• Kyodo


Brewing and distillery giant Suntory Holdings Ltd. was among three Japanese businesses invited to promote their products one night in Taipei earlier this month at a party to celebrate Emperor Akihito’s birthday on Dec. 23.

The event was organized by the Interchange Association, Japan’s de facto diplomatic mission in Taiwan. However, those who attended hoping to sample Suntory’s current beverage of note, its single malt Yamazaki Sherry Cask 2013, were disappointed.

Dubbed “World Whisky of the Year” by Jim Murray in his “Whisky Bible 2015,” Yamazaki Sherry Cask 2013 has attracted considerable interest among Taiwanese buyers.

Only 18,000 bottles of the limited edition tipple were made and just 96 were allocated to Taiwan, where they were distributed bottle by bottle to outlets around the island.

All were sold within a week, with buyers willing to pay six times the list price, making it easy to understand why Yamazaki Sherry Cask 2013 was unavailable for sampling at the Interchange Association on the night of the party.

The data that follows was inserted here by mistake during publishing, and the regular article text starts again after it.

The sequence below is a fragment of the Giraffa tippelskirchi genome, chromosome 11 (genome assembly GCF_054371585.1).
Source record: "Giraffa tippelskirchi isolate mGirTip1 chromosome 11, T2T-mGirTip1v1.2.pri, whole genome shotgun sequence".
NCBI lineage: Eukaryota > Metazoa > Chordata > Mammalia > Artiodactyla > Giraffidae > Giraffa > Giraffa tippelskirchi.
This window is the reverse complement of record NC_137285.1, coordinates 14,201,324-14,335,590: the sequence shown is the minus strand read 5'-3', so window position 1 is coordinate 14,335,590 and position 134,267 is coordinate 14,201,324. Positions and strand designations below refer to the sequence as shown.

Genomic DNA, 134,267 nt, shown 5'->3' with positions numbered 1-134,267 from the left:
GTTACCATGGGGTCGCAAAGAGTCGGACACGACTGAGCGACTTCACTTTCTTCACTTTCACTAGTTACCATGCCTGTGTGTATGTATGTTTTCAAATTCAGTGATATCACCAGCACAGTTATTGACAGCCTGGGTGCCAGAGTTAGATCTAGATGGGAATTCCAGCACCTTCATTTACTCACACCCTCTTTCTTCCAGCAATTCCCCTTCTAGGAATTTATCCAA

Japan is the world’s largest producer of single-malt whisky, with its two main producers being Suntory and Nikka Whisky Distilling Co.

Exports of Japanese varieties were modest before 2000, but things took a dramatic turn in 2001, when they began to win top international awards. Since 2008, exports are up 86 percent.

Amid an overall spirits boom in Asia, Taiwan has been quick to praise Japanese whiskies, which have added variety in a market long dominated by scotch — the island is the largest export market for Scotch whisky in Asia and third-largest by value for single malt whisky worldwide, according to the Scotch Whisky Association.

Yet despite a modest market share in Taiwan, Suntory whiskies have seen rapid growth over the past four to five years, Satoshi Tateishi, a Suntory manager, said.

The popularity of Japan’s more expensive whiskies has a lot to do with what Tateishi described as their “round” taste.

“If Scotch whisky is a round ball with sharp edges, Suntory whisky is a round ball without the edges,” he said.

It is not that one is better than the other, but the Japanese kind “does not lose its balance” even when mixed with water or ice, he claimed.

Liang Taichi, who just published a book on Scotch whisky, said while she has great respect for Japanese whiskies, which “possess exquisite fineness,” her heart lies with Scottish whiskies, which she described as “having multiple personalities.”

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